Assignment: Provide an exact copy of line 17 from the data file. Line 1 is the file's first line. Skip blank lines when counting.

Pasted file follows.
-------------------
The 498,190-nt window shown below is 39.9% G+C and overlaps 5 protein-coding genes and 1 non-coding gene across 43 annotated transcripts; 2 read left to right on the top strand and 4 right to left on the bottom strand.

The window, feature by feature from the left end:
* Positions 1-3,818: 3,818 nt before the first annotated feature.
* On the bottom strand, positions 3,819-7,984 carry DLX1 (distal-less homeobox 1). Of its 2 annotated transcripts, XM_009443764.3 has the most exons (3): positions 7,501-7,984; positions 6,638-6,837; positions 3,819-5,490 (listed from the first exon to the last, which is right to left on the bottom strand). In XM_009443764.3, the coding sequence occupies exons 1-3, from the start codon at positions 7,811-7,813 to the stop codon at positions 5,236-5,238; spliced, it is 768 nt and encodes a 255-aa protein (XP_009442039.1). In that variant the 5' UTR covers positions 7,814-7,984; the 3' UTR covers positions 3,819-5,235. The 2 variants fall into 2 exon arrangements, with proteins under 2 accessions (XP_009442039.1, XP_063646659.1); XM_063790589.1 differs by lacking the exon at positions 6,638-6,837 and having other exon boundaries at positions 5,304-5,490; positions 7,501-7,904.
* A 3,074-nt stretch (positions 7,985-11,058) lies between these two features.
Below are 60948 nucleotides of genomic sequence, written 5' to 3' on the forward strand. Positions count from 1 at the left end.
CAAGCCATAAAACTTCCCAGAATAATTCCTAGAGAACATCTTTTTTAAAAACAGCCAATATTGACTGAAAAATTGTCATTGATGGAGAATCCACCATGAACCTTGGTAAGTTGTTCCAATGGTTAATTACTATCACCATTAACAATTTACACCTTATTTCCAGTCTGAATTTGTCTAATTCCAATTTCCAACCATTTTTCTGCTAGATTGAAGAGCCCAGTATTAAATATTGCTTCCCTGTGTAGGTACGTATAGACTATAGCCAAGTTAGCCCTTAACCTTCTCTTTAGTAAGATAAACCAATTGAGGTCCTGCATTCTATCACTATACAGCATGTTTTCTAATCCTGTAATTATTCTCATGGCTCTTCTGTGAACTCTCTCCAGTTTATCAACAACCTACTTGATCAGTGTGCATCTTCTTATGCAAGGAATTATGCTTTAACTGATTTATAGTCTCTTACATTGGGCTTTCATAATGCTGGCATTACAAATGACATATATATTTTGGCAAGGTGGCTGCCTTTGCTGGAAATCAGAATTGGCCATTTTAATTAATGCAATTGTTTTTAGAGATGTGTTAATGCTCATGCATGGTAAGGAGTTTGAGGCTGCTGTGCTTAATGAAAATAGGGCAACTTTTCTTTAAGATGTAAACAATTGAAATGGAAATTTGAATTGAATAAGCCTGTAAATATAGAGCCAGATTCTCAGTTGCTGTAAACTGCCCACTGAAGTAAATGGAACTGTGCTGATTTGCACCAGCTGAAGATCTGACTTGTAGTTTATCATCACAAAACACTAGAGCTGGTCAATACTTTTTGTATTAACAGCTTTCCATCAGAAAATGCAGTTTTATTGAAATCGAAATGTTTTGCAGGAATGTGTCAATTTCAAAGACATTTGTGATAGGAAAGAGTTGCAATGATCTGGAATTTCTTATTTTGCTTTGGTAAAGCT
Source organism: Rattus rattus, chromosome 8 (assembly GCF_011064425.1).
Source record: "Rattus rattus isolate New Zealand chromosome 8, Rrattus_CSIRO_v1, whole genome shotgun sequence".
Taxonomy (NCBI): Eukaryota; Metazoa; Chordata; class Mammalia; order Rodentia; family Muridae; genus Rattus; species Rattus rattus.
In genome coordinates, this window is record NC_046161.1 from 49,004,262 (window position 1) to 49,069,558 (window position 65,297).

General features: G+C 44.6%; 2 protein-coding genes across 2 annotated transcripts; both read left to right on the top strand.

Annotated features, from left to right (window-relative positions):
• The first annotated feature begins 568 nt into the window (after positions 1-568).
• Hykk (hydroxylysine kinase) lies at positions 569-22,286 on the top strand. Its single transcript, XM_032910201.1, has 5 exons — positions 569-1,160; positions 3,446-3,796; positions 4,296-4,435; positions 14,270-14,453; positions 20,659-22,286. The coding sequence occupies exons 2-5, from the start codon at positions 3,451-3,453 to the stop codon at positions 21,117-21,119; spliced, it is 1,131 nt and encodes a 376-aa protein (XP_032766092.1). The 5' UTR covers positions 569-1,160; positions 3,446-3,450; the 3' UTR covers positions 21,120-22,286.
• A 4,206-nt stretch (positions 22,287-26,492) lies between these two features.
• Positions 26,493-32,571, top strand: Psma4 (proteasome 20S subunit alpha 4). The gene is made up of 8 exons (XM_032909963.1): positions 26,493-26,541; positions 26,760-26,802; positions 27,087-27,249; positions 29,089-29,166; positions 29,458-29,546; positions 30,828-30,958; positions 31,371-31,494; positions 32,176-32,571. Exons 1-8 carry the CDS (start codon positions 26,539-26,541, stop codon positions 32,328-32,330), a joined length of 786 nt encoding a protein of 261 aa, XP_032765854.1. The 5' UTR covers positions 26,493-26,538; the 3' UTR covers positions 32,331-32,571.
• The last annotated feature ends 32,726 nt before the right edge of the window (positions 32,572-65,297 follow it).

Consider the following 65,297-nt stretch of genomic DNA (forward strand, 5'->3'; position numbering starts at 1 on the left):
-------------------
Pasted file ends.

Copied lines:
• Positions 26,493-32,571, top strand: Psma4 (proteasome 20S subunit alpha 4). The gene is made up of 8 exons (XM_032909963.1): positions 26,493-26,541; positions 26,760-26,802; positions 27,087-27,249; positions 29,089-29,166; positions 29,458-29,546; positions 30,828-30,958; positions 31,371-31,494; positions 32,176-32,571. Exons 1-8 carry the CDS (start codon positions 26,539-26,541, stop codon positions 32,328-32,330), a joined length of 786 nt encoding a protein of 261 aa, XP_032765854.1. The 5' UTR covers positions 26,493-26,538; the 3' UTR covers positions 32,331-32,571.